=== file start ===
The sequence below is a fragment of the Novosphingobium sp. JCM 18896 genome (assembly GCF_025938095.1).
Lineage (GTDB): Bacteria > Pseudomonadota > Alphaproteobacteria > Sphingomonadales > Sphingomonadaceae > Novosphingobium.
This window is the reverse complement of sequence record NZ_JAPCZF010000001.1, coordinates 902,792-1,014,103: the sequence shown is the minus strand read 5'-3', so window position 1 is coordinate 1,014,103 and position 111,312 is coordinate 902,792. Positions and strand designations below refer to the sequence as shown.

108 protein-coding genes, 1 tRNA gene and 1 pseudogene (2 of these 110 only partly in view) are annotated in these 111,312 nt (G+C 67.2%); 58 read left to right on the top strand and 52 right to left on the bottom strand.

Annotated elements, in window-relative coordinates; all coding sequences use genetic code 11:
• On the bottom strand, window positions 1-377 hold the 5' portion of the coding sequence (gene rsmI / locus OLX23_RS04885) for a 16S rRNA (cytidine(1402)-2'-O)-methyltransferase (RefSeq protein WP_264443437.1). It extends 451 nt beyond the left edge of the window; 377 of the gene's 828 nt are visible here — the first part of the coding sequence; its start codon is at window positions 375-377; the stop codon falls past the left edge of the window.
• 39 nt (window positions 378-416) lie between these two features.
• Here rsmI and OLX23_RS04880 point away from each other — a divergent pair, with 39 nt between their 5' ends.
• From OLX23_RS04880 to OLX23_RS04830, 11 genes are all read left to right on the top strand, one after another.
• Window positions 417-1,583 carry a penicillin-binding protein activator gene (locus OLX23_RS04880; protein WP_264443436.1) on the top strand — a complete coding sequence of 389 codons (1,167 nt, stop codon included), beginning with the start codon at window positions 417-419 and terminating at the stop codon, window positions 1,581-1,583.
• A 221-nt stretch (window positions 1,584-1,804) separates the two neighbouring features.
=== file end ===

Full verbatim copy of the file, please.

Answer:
The sequence below is a fragment of the Novosphingobium sp. JCM 18896 genome (assembly GCF_025938095.1).
Lineage (GTDB): Bacteria > Pseudomonadota > Alphaproteobacteria > Sphingomonadales > Sphingomonadaceae > Novosphingobium.
This window is the reverse complement of sequence record NZ_JAPCZF010000001.1, coordinates 902,792-1,014,103: the sequence shown is the minus strand read 5'-3', so window position 1 is coordinate 1,014,103 and position 111,312 is coordinate 902,792. Positions and strand designations below refer to the sequence as shown.

108 protein-coding genes, 1 tRNA gene and 1 pseudogene (2 of these 110 only partly in view) are annotated in these 111,312 nt (G+C 67.2%); 58 read left to right on the top strand and 52 right to left on the bottom strand.

Annotated elements, in window-relative coordinates; all coding sequences use genetic code 11:
• On the bottom strand, window positions 1-377 hold the 5' portion of the coding sequence (gene rsmI / locus OLX23_RS04885) for a 16S rRNA (cytidine(1402)-2'-O)-methyltransferase (RefSeq protein WP_264443437.1). It extends 451 nt beyond the left edge of the window; 377 of the gene's 828 nt are visible here — the first part of the coding sequence; its start codon is at window positions 375-377; the stop codon falls past the left edge of the window.
• 39 nt (window positions 378-416) lie between these two features.
• Here rsmI and OLX23_RS04880 point away from each other — a divergent pair, with 39 nt between their 5' ends.
• From OLX23_RS04880 to OLX23_RS04830, 11 genes are all read left to right on the top strand, one after another.
• Window positions 417-1,583 carry a penicillin-binding protein activator gene (locus OLX23_RS04880; protein WP_264443436.1) on the top strand — a complete coding sequence of 389 codons (1,167 nt, stop codon included), beginning with the start codon at window positions 417-419 and terminating at the stop codon, window positions 1,581-1,583.
• A 221-nt stretch (window positions 1,584-1,804) separates the two neighbouring features.